SENIOR UX DESIGNER
In the 1950s, when instant cake mix was first introduced to the market, it sold poorly. This frustrated manufactures who were fully convinced they were on to a good thing. To find out why instant cake mix was performing so badly, they engaged with researchers who in turn interviewed housewives, and the interviews revealed the problem: Housewives felt that using instant cake mix was convenient, but it was also cheating. In other words, instant cake mix made it all too easy.
Searching for a solution, the manufacturers began with the question ‘If housewives find instant cake too easy to make, why not make it harder’? They launched another batch of cake mix, only this time they removed a key ingredient — dried egg. Now using instant cake mix meant housewives needed to add their own eggs to the mix. The plan worked. Introducing this small piece of labour gave housewives ownership of the process. Instead of feeling like cheating, instant cake mix felt good.
Companies are investing in Design Systems right now for one good reason: teams need them. Yesterday’s teams looked like traditional manufacturing: everyone co-located in the same room, working on the same product and aiming for the same annual release date. Today’s teams look more like start ups: small, dispersed units working in different locations, on different parts of the product, responsible for their own release cycles. Structuring teams like this is great for speeding up production but it invites a communication overhead which, if left unmanaged, can lead to inconsistencies in the product. To ensure harmony, teams need to sing from the same hymn sheet. The hymn sheet in this case is a Design System.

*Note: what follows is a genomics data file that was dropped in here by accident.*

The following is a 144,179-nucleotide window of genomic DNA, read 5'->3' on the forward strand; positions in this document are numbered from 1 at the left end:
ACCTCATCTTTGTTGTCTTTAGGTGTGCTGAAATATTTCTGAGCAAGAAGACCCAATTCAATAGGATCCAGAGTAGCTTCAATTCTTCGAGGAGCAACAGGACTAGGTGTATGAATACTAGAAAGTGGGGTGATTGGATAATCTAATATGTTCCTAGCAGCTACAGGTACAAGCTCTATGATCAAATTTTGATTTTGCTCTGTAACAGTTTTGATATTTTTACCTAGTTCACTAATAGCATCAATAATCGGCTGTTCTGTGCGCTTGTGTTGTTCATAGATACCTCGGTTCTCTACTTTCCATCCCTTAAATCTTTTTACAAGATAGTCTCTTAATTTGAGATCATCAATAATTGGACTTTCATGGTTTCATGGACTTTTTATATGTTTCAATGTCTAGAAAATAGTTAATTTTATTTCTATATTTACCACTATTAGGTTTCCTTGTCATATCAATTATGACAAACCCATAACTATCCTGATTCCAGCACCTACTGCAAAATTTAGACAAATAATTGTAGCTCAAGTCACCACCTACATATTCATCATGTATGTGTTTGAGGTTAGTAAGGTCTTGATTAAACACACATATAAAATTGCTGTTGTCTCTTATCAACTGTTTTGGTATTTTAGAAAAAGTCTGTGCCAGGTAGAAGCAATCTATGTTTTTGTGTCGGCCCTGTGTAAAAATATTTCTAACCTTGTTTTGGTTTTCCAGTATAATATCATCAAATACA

Paradoxically, getting teams to reference a Design System is the biggest challenge a Design System has. The quickest way to get around it is to make it relevant. This is because relevant Design Systems reflect the needs of the people using it. So for example: the way to make a Design System relevant for Developers is to include snippets of code with each component, the way to make a Design System relevant for QAs is to ensure it represents what’s already been released in the wild. This is important to understand because the way to measure the success of a Design System is not by the sum of its parts but by the level of engagement it attracts.
What the manufactures of instant cake mix had stumbled upon is the ‘IKEA effect’. The ‘IKEA effect’ says that we place more value on the products we’ve had hand in making. So flat pack furniture — which has involved our labour for completion — is more valuable in our minds than furniture we bought off the shelf. What the IKEA effect teaches us is that if we want users to engage with a product, we need to give them ownership, and we can do this by involving them in the process of making — a lesson that can be applied to Design Systems.
If we want users to engage with a product, we need to give them ownership.